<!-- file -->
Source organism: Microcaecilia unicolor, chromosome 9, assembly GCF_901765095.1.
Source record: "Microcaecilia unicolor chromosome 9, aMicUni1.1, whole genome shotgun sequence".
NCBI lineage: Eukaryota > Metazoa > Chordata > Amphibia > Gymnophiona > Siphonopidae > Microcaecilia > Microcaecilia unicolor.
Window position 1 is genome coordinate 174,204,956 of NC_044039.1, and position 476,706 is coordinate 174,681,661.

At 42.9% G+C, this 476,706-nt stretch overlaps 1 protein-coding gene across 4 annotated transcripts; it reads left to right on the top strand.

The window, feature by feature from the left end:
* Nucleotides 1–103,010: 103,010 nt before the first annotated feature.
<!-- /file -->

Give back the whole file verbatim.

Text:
Source organism: Microcaecilia unicolor, chromosome 9, assembly GCF_901765095.1.
Source record: "Microcaecilia unicolor chromosome 9, aMicUni1.1, whole genome shotgun sequence".
NCBI lineage: Eukaryota > Metazoa > Chordata > Amphibia > Gymnophiona > Siphonopidae > Microcaecilia > Microcaecilia unicolor.
Window position 1 is genome coordinate 174,204,956 of NC_044039.1, and position 476,706 is coordinate 174,681,661.

At 42.9% G+C, this 476,706-nt stretch overlaps 1 protein-coding gene across 4 annotated transcripts; it reads left to right on the top strand.

The window, feature by feature from the left end:
* Nucleotides 1–103,010: 103,010 nt before the first annotated feature.